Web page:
109

I am working with a fresh postgresql install, with 'postgres' super user. Logged in via:

sudo -u postgres psql


postgres=# createdb database
postgres-# \list
                                  List of databases
   Name    |  Owner   | Encoding |  Collation  |    Ctype    |   Access privileges   
-----------+----------+----------+-------------+-------------+-----------------------
 postgres  | postgres | UTF8     | en_GB.UTF-8 | en_GB.UTF-8 | 
 template0 | postgres | UTF8     | en_GB.UTF-8 | en_GB.UTF-8 | =c/postgres
                                                             : postgres=CTc/postgres
 template1 | postgres | UTF8     | en_GB.UTF-8 | en_GB.UTF-8 | =c/postgres
                                                             : postgres=CTc/postgres

No errors, yet table is not being created. Any ideas?

229

createdb is a command line utility which you can run from bash and not from psql. To create a database from psql, use the create database statement like so:

create database [databasename];

Note: be sure to always end your SQL statements with ;

  • 39
    Thanks, I'll slap myself now. :) – Damien Roche Nov 10 '12 at 10:00
  • 1
    Sure. Easy points ;) Need to wait 7 minutes yet (apparently). Thanks again. – Damien Roche Nov 10 '12 at 10:01
  • 41
    don't forget to add the semicolon at the end ..; – Timothy Dalton Oct 18 '16 at 8:55
  • 8
    that semi-colin for the win! – Michael Dimmitt Oct 5 '19 at 22:53
  • 4
    Thank you! the semi semicolon did the work for me. so tiny yet life changing ;) – sas Mar 19 '20 at 17:44
77

Late to the party, but the accepted answer doesn't explain why no error is displayed. And as this is something Postgres newcomers often stumble upon, I wanted to add that.


TL/TR: always end your SQL statements with ;


Because the createdb database did not end with ; psql thinks the statement isn't finished and waits for more input. This is indicated by the prompt changing from postgres=# to postgres-#. An extremely subtle change that I wish psql would do differently (more "prominent").

By entering the meta-command \list the "current" SQL statement is "aborted" without executing it.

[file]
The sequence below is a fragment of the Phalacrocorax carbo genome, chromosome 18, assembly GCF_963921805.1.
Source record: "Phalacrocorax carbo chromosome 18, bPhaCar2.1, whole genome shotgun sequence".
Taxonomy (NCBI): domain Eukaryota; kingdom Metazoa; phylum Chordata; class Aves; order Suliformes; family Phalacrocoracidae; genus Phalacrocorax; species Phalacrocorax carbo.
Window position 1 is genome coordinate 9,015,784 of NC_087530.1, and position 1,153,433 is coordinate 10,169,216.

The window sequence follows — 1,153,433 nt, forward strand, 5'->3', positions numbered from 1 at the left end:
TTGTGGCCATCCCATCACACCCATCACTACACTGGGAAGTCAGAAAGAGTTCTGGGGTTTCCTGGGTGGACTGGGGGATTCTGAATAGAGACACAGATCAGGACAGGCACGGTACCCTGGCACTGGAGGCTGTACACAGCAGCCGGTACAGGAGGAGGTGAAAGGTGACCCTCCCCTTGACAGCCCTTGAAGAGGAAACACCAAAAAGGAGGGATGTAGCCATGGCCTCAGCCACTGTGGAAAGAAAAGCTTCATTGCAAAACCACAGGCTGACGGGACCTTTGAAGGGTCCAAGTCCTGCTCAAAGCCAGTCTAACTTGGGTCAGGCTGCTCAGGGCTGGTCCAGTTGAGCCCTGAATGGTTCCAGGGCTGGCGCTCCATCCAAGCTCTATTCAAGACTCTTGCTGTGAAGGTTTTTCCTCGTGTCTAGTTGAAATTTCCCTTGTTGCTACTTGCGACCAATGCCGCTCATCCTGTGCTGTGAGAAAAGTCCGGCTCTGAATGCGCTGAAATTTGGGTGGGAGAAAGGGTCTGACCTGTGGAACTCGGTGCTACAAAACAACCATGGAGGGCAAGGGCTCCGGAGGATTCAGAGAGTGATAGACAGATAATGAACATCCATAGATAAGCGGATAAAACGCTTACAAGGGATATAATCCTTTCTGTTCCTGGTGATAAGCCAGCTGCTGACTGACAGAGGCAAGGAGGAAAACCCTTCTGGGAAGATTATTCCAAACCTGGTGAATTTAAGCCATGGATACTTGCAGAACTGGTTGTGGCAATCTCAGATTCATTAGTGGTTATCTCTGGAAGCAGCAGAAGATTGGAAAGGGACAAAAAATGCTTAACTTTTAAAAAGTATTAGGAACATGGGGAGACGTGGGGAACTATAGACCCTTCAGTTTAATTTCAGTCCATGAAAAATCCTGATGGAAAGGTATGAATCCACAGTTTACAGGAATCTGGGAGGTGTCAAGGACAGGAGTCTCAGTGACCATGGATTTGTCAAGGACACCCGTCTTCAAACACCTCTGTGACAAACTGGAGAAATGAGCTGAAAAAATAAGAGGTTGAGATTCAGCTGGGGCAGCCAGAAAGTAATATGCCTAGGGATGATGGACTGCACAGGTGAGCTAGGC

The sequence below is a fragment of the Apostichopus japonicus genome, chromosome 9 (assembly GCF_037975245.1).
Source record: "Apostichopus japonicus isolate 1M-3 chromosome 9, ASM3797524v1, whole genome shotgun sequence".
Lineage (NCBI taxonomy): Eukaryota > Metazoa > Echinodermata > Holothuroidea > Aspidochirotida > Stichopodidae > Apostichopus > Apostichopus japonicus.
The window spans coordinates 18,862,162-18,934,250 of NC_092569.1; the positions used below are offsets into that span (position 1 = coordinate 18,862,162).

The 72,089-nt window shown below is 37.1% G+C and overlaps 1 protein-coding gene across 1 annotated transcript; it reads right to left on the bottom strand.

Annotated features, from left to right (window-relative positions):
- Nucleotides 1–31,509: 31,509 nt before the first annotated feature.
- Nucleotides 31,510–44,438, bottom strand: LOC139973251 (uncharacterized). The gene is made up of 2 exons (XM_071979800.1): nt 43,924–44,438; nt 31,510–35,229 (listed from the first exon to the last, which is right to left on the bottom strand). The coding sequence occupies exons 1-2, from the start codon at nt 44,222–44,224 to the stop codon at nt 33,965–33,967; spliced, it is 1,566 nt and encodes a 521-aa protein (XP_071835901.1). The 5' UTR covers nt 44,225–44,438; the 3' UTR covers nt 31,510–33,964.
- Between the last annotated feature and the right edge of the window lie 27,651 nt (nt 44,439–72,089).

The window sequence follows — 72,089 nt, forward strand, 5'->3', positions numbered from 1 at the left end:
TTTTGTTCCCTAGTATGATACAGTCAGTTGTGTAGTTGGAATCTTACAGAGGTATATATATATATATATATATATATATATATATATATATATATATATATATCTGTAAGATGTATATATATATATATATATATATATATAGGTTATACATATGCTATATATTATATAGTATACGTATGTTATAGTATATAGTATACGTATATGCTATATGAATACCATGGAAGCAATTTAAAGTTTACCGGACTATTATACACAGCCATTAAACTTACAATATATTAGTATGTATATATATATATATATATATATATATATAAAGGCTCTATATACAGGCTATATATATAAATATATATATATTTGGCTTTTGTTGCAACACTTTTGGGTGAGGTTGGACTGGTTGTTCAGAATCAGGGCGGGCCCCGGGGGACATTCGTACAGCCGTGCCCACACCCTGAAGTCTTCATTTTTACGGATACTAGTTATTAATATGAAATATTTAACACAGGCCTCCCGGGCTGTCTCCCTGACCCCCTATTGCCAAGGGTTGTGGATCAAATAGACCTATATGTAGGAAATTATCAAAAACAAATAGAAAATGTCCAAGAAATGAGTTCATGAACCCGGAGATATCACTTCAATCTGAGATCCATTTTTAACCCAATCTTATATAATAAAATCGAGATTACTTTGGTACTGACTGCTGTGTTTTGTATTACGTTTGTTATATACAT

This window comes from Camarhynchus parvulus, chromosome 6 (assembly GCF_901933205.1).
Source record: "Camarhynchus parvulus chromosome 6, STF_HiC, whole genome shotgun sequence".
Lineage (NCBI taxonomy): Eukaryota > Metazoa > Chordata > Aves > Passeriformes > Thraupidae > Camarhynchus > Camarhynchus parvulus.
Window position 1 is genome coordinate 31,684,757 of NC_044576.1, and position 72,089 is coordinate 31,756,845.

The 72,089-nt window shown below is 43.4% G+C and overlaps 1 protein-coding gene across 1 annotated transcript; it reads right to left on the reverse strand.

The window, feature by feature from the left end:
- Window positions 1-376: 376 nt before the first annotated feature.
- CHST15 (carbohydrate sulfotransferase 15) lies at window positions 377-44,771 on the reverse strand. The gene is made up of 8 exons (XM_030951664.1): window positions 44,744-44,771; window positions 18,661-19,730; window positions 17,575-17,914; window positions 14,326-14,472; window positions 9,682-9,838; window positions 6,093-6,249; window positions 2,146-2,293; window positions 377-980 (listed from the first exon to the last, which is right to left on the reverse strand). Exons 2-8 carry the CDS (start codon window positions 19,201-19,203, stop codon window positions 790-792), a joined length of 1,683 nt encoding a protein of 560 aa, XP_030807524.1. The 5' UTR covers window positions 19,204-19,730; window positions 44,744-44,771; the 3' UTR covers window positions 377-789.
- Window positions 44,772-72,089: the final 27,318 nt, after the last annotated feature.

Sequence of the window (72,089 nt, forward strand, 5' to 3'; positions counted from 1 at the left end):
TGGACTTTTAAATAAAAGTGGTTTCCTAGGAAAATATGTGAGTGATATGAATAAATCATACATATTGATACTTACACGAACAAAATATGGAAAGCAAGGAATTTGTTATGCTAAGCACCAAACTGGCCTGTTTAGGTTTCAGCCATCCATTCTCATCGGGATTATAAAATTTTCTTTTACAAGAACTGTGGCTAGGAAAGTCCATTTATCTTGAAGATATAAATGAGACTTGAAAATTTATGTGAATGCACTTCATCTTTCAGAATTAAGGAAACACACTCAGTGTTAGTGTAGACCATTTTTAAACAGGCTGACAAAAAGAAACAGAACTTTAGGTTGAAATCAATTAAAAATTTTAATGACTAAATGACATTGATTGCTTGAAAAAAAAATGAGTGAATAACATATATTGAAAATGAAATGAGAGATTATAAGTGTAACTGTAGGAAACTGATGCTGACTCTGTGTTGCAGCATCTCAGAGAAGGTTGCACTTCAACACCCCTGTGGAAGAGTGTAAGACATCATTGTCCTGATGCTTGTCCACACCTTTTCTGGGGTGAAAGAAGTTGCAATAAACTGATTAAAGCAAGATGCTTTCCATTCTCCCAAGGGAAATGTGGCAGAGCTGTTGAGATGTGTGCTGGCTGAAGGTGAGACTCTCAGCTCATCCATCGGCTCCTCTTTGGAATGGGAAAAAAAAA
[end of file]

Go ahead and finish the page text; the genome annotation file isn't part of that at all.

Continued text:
If the createdb had been ended with a ; the output would have been:

postgres=> createdb foobar;
ERROR:  syntax error at or near "createdb"
LINE 1: createdb foobar;
        ^
postgres=>

Clearly showing that something was wrong.

  • 4
    Wow, this is indeed subtle but deadly. I was having this issue for quite some time. The first time you run the command with a semicolon you'll get the error because createdb isn't valid. But then repeating the exact same command with create database instead of createdb along with a semicolon works perfectly. – Glen Selle Mar 19 '16 at 13:28
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    @Helsing: that's what I wrote, I just explained why there wasn't an error message even though it is invalid – a_horse_with_no_name Dec 7 '18 at 18:01
  • @a_horse_with_no_name Yea, I misunderstood your purpose. Upvoted your answer as well. – Helsing Dec 7 '18 at 18:10
3

I was in this situation not long ago. In case someone else experiences this, considering that the command prompt shows postgres-# you can execute the pending createdb command by simply typing ; and the return key.

1

Create new data base in PostgreSQL is very simple, execute this command on Linux (CentOS 7 example):

sudo -u postgres psql -c "create database MyDb;"
0

Using a node terminal, I had to run:

psql -U postgres 

[enter your password]

then ...

CREATE DATABASE dbadmin;

What is confusing is that I entered these same commands before and it didn't work. Only after logging out and logging back in, was I able to use this standard command from the documentation: https://www.postgresql.org/docs/10/tutorial-createdb.html

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